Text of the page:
The orchestra today is predominantly young, with an average age in the 30s. The older generation, those three or four who used to play in the Commander-in-Chief’s orchestra, are now nearing retirement age.
And the orchestra is now a mix of Maltese and foreign musicians. When foreign musicians began coming in, some years ago, the rest of the orchestra was quite anxious and alarmed. Today, more and more have come in. They are often superbly trained because they are coming from difficult situations abroad where orchestras are being closed and where many musicians play on a one-concert basis and contract. Such a background has made them even better players as they are up against keen competition and this, in turn, has stimulated the Maltese players who have subsequently become better and better players.
Almost half of the MPO players are foreigners, coming from a diversity of countries, from Russia and the US, from Holland, France and Spain, and even from Hungary.
At the same time, many young Maltese musicians are finding increased opportunities to go and study abroad. Obviously, this depends on what instrument they play and whether its exponents are in short supply here and abroad.
One thing of which the MPO is proud is playing original and contemporary works by Maltese composers, such as at the President’s New Year Concert and the Independence Day Concert. A competition is usually held to choose the piece to be played and last time there were some four others that could just as easily have won.
The MPO also undertakes periodical overseas visits. It has been on an exchange visit to Pesaro and also played for an opera in Palermo. Twinning today is becoming more and more difficult because the financial crisis has forced many orchestras to reduce their expenses.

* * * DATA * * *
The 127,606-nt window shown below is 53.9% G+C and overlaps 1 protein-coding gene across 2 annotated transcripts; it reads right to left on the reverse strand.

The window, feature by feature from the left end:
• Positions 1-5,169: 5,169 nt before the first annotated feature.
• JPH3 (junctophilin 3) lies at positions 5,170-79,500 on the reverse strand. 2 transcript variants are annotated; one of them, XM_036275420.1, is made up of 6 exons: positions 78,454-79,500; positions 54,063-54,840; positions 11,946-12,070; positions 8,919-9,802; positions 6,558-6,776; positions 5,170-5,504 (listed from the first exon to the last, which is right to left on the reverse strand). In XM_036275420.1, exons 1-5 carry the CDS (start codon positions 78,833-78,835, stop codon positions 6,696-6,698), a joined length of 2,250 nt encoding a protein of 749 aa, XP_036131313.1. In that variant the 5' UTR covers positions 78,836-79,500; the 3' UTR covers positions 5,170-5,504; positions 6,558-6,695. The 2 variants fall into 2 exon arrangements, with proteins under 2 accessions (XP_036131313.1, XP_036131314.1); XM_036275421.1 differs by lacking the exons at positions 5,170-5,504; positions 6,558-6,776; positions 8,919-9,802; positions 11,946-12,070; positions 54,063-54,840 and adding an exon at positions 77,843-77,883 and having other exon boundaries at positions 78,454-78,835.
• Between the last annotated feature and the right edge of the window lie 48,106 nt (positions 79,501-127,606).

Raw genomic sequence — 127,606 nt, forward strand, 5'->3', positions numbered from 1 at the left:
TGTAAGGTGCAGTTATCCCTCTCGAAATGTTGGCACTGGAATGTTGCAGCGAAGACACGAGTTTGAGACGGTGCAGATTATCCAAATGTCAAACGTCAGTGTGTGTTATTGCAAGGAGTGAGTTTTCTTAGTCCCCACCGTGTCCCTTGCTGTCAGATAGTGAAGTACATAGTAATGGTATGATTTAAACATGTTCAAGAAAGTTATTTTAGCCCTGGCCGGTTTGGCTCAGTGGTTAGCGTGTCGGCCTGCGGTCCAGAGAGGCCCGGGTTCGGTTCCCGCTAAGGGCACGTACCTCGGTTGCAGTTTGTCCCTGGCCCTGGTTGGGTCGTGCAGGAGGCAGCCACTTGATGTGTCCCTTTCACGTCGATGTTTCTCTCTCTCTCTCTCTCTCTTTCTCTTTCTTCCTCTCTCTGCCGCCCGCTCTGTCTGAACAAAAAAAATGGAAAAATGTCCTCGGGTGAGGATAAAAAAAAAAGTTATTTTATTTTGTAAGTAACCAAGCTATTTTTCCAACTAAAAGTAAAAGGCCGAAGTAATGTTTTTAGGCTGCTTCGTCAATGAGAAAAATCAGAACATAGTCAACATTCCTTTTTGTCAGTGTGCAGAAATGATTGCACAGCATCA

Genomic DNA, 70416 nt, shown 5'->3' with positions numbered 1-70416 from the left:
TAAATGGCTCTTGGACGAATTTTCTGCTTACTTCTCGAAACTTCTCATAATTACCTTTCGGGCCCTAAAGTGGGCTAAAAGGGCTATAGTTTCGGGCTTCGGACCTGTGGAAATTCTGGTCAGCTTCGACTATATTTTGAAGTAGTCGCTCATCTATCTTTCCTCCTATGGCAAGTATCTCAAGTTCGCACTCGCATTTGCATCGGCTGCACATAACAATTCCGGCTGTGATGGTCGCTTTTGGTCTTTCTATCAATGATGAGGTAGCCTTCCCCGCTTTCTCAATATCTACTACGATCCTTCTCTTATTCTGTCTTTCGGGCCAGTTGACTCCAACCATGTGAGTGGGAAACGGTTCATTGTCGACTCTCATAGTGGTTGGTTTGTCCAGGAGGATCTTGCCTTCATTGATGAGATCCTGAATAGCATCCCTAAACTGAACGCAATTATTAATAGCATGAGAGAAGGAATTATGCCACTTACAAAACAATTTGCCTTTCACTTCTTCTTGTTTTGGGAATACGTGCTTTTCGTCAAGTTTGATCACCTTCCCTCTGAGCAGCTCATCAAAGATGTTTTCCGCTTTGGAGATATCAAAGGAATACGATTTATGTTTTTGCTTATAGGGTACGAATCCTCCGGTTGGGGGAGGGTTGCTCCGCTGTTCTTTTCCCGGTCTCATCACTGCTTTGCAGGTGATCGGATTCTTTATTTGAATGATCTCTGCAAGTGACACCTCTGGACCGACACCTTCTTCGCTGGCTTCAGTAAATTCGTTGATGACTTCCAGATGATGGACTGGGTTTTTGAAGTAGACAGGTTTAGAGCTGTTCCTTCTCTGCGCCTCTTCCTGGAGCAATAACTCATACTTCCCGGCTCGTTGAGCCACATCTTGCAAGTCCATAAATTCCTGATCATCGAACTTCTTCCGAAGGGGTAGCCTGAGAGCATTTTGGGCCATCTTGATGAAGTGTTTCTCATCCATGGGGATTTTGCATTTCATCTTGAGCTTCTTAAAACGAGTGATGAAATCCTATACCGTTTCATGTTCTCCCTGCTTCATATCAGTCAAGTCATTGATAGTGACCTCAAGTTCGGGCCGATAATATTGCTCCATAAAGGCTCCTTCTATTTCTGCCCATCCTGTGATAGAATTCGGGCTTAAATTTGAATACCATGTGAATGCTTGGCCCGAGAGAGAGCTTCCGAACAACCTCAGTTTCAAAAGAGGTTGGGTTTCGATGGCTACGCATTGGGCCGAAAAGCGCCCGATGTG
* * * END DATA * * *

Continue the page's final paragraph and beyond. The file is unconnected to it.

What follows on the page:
Many of the musicians who played with the National Youth Orchestra after Michael Laus established it in 2004 are now full-time musicians with the MPO. Young people continue to be attracted to serious music, as is evidenced by their participation in various concerts and their studies both in Malta and abroad. As for choirs, there are a number of very good amateur choirs in Malta.
Maestro Laus came to direct the orchestra as a result of playing the piano. He feels the transition has immensely enriched him and he hopes that through his action, he is enriching the MPO and indirectly the general public.
With over 60 members, the Malta Philharmonic Orchestra is “too big” for the Manoel Theatre, according to its director.
Despite changing its name from the Manoel Theatre Orchestra to the National Orchestra to the Malta Philharmonic Orchestra, at present the orchestra does not have its own theatre, as do so many philharmonic orchestras abroad – such as the Berliner, the Halle and the BBC Symphony Orchestra.
However, the MPO has a long historic link to the Manoel Theatre and in a way this has now become the orchestra’s limitation. Like the baroque Manoel Theatre, the MPO is restricted by size to the type of orchestra that used to play in the Baroque era. Its size thus limits its performances to classics such as works by Beethoven, Brahms, Mozart and perhaps Tchaikovsky, but it can never have the number of players that, for instance, would be required for a symphony by Shostakovich.
This is an old complaint: apart from the Manoel Theatre, there is only the Mediterranean Conference Centre, which the MPO used to play Carmina Burana. But there are problems with the acoustics at the MCC.
Malta, as is well known, lacks a fully-fledged concert hall. Apart from limiting the size of the MPO and thus restricting the range of the music it can play, the Manoel Theatre also severely restricts the number of people who attend the MPO’s concerts.